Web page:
Remote Access:

So now we want to setup remote command line access to our newly installed Backtrack box, but something I usually like to do is change the default SSH port to something other than 22 just for kicks.

#pico /etc/ssh/sshd_config

find the port line where it says 22 and change it to 800
Save the file and close out.
Now run the following command:


This will generate ssh keypairs and then

#/etc/init.d/ssh start

This will start up the sshd server and you should now be able to launch putty (or another ssh client) on another computer on the same subnet and connect to the Backtrack box at port 800.
For sshd to survive a reboot

#update-rc.d -f ssh defaults

This will bring sshd after a reboot.

Updating the box

It is important to upgrade the Backtrack box so it is most current and that you don’t get rooted ;)

#apt-get update
#apt-get upgrade
#apt-get dist-upgrade

Firewall rules:

So the Ubuntu distro that Backtrack is based off of comes with iptables which is a stateful firewall, you can check out current rules by doing a

#iptables -L

This should list nothing in each of the three sections, INPUT, FORWARD, OUTPUT.
These are basically all inbound connections, forwarded ports if the box was a router and outbound ports/connections. This is not a tutorial for using iptables, just google around for some, there are plenty, but this should get you on the right track as far as using them.
We basically want to leave output alone as we want to use all the goodies built into backtrack to be able to connect to any target we want, however we do want to limit inbound connections to only those we choose.  Right off the bat, there should be only two inbound ports we would want, port 800 for remote access to our box, and a metasploit inbound port. Now this is not a metasploit tutorial but if we are going to run a metasploit exploit with a reverse payload to connect back to our backtrack machine, we want it to be able to get through and connect to our backtrack box. So we are going to create two inbound rules, one for inbound ssh on port 800 and one for port 443 which most outbound firewalls will allow for legitimate traffic, so it’s considered a good port to use for reverse payloads.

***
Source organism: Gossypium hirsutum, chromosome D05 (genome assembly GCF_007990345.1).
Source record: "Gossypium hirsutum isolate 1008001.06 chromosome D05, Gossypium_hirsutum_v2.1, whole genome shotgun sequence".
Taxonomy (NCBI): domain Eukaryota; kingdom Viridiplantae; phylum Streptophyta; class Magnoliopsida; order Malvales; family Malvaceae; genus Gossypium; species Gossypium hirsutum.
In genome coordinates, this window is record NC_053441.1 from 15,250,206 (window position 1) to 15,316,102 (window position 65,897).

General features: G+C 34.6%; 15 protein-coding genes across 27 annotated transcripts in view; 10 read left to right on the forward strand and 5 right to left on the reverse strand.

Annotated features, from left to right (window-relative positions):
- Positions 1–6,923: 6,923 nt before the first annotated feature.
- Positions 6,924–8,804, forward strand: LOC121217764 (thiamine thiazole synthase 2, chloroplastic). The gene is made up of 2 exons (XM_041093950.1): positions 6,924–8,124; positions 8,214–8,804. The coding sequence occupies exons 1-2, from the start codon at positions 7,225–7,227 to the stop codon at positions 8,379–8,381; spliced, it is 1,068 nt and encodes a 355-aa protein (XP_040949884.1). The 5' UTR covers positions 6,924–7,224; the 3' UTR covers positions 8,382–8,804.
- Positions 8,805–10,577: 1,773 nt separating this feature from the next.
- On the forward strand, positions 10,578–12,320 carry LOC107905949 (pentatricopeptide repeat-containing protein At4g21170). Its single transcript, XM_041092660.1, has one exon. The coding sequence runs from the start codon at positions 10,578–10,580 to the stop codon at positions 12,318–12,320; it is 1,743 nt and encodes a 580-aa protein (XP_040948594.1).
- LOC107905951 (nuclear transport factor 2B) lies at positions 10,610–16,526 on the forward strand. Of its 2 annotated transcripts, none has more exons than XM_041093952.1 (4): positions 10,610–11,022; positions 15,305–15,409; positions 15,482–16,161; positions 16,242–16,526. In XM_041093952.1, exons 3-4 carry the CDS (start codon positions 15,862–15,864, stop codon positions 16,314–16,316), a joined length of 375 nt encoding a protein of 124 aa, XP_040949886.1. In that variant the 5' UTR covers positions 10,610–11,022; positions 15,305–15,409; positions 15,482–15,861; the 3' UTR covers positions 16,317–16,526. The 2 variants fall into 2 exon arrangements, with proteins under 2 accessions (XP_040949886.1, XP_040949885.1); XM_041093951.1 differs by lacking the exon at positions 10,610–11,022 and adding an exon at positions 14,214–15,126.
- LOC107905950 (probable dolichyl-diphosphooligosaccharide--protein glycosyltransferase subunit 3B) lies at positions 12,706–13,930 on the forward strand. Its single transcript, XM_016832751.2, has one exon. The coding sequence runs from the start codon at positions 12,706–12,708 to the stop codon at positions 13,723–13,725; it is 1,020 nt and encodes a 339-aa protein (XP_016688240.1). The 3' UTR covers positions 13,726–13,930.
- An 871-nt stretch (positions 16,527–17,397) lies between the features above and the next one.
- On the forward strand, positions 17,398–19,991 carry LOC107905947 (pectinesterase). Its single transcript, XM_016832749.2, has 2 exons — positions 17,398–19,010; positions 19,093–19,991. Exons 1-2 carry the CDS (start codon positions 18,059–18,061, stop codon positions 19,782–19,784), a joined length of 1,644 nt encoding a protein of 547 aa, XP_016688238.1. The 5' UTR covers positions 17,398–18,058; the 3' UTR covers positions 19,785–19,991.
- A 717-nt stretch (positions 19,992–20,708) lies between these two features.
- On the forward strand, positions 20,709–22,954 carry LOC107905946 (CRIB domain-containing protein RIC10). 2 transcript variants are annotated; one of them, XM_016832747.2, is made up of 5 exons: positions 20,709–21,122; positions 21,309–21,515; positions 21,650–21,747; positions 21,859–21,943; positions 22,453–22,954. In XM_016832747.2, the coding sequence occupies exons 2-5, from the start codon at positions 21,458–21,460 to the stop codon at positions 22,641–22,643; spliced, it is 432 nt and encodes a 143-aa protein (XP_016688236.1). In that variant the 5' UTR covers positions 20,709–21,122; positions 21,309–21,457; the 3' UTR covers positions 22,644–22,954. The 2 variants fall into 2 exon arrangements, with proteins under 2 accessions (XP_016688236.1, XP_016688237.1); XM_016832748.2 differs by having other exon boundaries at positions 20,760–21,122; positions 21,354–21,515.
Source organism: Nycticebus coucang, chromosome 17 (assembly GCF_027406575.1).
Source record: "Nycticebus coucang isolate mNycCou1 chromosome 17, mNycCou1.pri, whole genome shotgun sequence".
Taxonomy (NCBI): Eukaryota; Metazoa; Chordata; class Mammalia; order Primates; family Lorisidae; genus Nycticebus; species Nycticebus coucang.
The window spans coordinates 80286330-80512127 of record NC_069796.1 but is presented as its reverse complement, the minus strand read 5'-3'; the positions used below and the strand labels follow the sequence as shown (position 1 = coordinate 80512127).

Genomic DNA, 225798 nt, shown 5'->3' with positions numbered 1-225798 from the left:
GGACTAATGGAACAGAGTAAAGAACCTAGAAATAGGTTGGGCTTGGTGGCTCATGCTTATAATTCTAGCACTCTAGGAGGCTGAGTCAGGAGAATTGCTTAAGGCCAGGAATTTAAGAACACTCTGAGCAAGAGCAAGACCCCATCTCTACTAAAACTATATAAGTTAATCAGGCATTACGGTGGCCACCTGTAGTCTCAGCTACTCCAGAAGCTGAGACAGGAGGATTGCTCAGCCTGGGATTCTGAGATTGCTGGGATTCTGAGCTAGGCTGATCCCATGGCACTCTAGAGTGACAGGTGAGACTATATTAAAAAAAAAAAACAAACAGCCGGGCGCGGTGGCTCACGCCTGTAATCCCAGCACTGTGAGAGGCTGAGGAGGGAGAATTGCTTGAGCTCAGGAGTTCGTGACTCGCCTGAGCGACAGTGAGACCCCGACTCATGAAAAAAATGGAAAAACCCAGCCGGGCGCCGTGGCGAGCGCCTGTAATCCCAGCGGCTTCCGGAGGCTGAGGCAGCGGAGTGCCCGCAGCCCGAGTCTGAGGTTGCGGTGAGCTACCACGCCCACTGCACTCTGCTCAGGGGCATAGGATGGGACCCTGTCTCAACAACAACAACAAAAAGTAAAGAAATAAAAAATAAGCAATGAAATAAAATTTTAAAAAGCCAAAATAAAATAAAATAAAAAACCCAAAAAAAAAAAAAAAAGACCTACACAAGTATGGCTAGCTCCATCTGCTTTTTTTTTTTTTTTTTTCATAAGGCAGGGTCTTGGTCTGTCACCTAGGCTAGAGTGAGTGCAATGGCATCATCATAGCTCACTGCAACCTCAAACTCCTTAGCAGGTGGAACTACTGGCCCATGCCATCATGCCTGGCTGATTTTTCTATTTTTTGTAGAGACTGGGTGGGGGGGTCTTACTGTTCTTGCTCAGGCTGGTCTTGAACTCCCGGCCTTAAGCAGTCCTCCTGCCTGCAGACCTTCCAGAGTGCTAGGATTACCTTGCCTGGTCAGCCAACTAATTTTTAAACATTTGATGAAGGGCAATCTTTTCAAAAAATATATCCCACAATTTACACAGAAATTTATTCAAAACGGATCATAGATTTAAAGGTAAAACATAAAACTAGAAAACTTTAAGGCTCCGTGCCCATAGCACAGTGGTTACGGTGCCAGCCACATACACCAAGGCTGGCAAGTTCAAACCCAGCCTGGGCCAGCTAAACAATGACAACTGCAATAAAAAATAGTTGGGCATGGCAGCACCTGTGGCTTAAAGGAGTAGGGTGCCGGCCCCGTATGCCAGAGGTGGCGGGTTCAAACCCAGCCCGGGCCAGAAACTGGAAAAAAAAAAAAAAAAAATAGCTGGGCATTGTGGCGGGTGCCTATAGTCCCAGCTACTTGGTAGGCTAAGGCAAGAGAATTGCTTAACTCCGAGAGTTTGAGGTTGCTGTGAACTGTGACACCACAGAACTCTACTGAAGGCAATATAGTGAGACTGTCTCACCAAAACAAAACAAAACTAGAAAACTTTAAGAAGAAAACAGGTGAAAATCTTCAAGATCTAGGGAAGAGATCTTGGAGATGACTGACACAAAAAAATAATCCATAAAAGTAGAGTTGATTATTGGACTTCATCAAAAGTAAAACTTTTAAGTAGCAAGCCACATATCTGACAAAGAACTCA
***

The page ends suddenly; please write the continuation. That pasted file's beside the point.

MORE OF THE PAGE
#iptables -P FOWARD DROP

this will set all forwarding packets to be dropped, we don’t want anything going anywhere we don’t want.

#iptables -I INPUT 1 -i lo -j ACCEPT

this sets the loopback interface to accept any packets, this is necessary/helpful if we run any local service ports that require the loopback/localhost adapter to run, especially if we want to run a spoofed dns/webserver we can run it off loopback/localhost to test it and it will work.
#iptables -I INPUT 2 -m state --state RELATED,ESTABLISHED -j ACCEPT

this rule lets all related/already established packets come inbound, for instance say we shoot out a ping to our default gateway, this will let the response back from the gateway to our backtrack box, or else it will get dropped by the iptables firewall
#iptables -I INPUT 3 -i eth0 -p tcp --dport 800 -m state --state NEW,ESTABLISHED -j ACCEPT

this rule allows all traffic from tcp port 800 to come into interface eth0, this is the rule that lets our ssh traffic into the backtrack box so we can remotely control it.
#iptables -I INPUT 4 -i eth0 -p tcp --dport 443 -m state --state NEW,ESTABLISHED -j ACCEPT